Virgin territory. That's where I've been for the last ten days. An unexplored terrain that has allowed me to come into contact with a plethora of life stories and characters deftly brought to life by a very skillful journalist/novelist.
Linda Grant is an author with whom I was only acquainted through the columns she's penned occasionally for The Guardian and The New Statesman. On the strength of her articles and essays, I decided to put one of her books in my Christmas wishlist: The People on the Street: A Writer's View of Israel. It hasn't disappointed me. Linda focuses on the human behind the mask, whether it be Israeli or Palestinian. Judgements are rarely made, assumptions left behind and any attempt to understand the hatred (and love, because that also exists) shared by both sides is based on the experience of those living in Israel first and foremost.
To me, however, it all looks rather new. And that's because when it comes to the decades-long enmity between Arabs and Jews, I'm very ignorant. Involuntarily ignorant, I hasten to add. And there are strong reasons for this into which I will go later.
Non-fiction writing occupies a special place in my books collection. It's the territory to which I decamp when I want a slice of real life, served by an author with an insider's knowledge of the subject. Whether it is a memoir, a biography or an observation, it matters not. I crave this treat especially when I've finished a heavy volume. In my case I had just read Cuba's very own Ulysses, Paradiso, and I longed for a less complicated narrative.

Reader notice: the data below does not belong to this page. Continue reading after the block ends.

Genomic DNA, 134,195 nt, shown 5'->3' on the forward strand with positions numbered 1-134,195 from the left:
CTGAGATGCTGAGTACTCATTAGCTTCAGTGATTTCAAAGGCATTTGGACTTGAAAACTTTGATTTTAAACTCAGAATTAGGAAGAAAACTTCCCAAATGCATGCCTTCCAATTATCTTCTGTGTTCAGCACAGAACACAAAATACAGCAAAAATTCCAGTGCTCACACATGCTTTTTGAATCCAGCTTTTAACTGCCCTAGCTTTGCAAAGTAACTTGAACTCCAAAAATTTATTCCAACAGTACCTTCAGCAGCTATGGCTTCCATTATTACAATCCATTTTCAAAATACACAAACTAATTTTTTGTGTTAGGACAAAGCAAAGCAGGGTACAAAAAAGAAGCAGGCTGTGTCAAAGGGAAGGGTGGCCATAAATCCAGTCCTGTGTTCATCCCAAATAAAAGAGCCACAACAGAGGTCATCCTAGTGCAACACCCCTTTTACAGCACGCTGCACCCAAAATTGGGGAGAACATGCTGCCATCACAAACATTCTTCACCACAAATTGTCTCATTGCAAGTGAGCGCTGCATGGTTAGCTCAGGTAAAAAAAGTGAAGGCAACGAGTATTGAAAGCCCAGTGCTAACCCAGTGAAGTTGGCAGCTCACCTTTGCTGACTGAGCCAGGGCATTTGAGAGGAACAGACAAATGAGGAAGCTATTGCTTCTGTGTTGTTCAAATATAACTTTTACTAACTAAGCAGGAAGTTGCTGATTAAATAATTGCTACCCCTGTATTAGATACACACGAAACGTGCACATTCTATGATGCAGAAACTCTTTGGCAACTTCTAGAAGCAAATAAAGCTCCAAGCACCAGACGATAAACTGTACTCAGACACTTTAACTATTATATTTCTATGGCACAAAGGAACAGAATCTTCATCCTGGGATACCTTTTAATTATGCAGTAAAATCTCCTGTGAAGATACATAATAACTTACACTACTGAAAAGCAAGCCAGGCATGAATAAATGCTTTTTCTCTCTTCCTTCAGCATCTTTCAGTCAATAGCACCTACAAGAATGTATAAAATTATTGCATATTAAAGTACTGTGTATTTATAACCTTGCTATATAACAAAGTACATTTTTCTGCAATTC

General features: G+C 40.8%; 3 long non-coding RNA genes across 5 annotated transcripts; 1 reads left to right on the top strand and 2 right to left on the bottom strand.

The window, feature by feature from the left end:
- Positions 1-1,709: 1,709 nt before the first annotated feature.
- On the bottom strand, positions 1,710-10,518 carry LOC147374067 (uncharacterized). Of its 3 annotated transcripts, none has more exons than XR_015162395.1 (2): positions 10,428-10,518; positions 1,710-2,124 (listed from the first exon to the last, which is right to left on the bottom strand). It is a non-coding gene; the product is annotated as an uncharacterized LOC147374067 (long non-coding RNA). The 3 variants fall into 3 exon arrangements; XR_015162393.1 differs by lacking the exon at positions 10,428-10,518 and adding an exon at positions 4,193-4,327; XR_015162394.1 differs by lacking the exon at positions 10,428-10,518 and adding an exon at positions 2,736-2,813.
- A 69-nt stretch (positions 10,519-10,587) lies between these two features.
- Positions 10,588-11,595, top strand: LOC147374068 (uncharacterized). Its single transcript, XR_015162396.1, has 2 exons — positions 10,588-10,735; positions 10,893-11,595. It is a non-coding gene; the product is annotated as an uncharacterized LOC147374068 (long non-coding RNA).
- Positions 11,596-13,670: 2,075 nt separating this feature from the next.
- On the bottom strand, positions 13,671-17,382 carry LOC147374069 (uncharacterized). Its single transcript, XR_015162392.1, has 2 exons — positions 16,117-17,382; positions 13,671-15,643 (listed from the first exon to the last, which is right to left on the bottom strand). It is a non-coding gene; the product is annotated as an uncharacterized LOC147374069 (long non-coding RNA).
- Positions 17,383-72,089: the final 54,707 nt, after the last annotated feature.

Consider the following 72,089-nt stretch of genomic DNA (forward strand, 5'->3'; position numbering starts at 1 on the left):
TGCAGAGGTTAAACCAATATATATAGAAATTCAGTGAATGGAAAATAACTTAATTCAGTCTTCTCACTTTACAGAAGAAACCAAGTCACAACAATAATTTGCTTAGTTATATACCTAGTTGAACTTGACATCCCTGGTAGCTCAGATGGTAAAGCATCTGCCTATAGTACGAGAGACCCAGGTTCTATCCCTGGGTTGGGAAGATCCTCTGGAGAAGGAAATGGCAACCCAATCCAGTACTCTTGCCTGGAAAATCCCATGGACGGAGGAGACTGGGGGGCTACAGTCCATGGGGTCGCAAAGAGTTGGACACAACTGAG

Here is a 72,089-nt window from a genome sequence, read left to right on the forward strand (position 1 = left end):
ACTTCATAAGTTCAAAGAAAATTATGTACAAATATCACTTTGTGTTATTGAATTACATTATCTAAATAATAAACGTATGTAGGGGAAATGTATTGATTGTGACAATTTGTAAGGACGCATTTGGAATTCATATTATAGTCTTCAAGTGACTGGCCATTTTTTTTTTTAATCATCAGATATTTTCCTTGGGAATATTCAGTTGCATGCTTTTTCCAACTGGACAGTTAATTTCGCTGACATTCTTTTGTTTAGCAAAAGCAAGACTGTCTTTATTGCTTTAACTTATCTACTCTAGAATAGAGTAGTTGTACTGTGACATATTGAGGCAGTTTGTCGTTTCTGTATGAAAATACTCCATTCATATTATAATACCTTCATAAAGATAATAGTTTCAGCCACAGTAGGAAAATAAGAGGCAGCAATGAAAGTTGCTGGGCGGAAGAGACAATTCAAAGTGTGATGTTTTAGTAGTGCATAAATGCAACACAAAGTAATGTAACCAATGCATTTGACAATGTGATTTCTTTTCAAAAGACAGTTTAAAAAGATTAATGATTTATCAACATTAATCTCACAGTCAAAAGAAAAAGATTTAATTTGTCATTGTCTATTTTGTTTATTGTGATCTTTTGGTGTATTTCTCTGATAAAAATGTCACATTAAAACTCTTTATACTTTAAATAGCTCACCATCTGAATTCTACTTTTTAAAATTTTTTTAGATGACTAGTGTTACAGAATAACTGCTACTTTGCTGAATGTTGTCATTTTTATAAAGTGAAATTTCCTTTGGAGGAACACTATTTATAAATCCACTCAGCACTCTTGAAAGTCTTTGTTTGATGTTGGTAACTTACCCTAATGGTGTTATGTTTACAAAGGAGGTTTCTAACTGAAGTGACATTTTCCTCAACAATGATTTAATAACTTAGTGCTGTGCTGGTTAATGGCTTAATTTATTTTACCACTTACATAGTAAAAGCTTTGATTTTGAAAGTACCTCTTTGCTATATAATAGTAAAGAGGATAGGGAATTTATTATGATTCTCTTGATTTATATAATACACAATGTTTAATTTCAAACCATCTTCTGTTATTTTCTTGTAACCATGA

Less complicated shouldn't be understood as "easy" or "banal". Linda is a clever writer, with a very timely sense of humour. Just when you think the book is leading you into dire waters, she rescues you and puts you safely on shore. She is impartial and non-judgemental but also has strong words for both sides. That element appealed to me a great deal, since sometimes non-fiction, especially where politics are involved, can be very boring. More specifically the kind of politics that have an effect on current conflicts (think of the Northern Ireland situation). Some authors bestride the fence so much that occasionally I feel like shouting at them to take a side, for God's sake!
That, luckily, doesn't happen in The People on the Street. Beginning with a short account of Linda's childhood in Liverpool and her confrontation with her Polish-born father in her teenage years and moving swiftly to her brief stay in Israel in 2003, the book is full of portraits of the people who make up this nation. Some passages invite the reader to put him/herself in the shoes of the citizens. Here's an example:
"If you are a Palestinian, the Zionist state must seem to you like a relentless military machine, cold, heartless, inhiman, ruthlessly efficient in its domination."
But then, a couple of pages later she redresses the balance when a pro-Palestinian, Israeli woman declares à propos de a woman suicide bomber who had pretended to be disabled in order to avoid the metal detector at the checkpoint: "That woman did a big disservice to her people and her own gender. It's the same as when they transported military equipment in ambulances."